Among other common disaccharides, lactose from milk is a dimer
of galactose and glucose. Maltose comes from partially digested
starch, and cellobiose from partially degraded cellulose).
These two disaccharides illustrate the key difference between
starch and cellulose, which helps the plant to keep them separated.
Both maltose and cellobiose are dimers Of D-glucose, and both are
formed by condensing the monomers at their C1 and C4 positions and
removing H20. The difference is that maltose is connected
through the a-position of the C1 carbon,
and cellobiose through the b-position.
Maltose therefore is an a-1,4 dimer,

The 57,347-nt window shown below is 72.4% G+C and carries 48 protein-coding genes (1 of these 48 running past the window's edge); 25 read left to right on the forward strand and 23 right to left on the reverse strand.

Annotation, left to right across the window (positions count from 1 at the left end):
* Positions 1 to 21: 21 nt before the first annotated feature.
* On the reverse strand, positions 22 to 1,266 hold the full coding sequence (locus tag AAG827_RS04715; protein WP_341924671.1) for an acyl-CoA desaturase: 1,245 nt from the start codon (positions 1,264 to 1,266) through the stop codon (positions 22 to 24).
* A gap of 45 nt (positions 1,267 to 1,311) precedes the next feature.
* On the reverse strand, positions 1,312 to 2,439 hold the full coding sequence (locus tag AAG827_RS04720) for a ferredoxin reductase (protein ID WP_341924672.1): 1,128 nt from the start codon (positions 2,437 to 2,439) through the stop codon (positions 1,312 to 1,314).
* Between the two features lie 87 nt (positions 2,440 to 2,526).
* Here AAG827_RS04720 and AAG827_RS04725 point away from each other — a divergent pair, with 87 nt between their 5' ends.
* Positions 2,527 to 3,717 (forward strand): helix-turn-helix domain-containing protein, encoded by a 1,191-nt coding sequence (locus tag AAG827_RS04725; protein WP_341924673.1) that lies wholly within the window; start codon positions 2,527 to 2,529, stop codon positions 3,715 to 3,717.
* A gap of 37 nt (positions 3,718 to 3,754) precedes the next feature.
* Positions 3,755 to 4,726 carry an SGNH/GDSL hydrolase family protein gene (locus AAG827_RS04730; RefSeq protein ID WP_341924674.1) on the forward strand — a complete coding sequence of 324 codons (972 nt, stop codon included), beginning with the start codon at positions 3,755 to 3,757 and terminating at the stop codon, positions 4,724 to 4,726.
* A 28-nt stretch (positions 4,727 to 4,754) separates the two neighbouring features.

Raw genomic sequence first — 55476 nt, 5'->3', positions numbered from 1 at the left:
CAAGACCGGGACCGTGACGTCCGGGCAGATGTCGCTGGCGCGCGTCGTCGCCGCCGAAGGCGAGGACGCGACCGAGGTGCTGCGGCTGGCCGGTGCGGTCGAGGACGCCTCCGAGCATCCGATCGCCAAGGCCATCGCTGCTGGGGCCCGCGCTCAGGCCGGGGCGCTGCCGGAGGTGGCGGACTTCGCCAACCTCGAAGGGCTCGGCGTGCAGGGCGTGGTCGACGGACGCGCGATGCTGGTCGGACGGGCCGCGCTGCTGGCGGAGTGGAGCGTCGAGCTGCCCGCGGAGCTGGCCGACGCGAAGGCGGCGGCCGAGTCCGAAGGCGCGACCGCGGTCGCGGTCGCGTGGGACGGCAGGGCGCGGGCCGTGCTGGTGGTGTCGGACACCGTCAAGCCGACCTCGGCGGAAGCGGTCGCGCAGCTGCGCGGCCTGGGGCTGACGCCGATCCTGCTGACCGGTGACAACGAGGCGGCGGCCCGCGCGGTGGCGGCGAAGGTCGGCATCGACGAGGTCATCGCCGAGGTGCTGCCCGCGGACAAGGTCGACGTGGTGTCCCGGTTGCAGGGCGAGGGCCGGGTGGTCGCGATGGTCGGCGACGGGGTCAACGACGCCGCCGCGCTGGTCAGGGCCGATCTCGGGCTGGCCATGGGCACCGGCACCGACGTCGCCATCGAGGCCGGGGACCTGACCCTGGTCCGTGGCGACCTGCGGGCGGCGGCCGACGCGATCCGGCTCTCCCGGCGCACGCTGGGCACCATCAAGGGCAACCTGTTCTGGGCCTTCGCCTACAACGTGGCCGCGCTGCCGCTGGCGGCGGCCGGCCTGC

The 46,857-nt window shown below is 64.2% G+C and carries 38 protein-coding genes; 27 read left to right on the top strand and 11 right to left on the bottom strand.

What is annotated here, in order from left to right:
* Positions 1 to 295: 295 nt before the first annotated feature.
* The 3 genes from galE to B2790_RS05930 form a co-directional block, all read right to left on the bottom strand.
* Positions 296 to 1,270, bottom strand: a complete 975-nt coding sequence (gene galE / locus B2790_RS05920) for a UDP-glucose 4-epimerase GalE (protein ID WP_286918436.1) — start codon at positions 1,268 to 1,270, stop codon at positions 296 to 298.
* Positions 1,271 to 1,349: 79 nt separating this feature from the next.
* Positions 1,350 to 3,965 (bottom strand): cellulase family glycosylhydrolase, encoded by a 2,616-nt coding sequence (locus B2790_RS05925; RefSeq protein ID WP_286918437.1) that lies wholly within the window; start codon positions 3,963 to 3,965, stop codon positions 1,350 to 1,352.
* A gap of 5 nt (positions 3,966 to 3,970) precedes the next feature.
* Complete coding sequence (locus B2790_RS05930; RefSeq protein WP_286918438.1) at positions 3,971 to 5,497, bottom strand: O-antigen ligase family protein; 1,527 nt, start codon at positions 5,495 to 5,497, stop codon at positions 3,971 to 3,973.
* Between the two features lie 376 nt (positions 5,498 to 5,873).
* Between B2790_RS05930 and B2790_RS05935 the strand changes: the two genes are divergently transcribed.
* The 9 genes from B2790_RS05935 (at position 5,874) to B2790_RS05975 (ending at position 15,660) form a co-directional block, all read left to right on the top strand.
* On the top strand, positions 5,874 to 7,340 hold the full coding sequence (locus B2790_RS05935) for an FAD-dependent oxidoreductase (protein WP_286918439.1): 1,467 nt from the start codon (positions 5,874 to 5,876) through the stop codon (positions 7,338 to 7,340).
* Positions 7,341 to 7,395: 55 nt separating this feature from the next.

and cellobiose a b-1,4
This may seem like a small difference, but these glucose monomers
are put together by enzymes tailored for a precise geometry. An
enzyme designed to make or break an a-1,4
bond cannot affect a b-1,4 bond, and
vice versa. They are like two locks, each with its own key.
All of the 1,4 bonds in starch are a-,
and all such bonds in cellulose are b-.
To the metabolic machinery in plants keyed to starch and b-1,4
bonds, cellulose is just as alien and unusable a substance as polyethylene.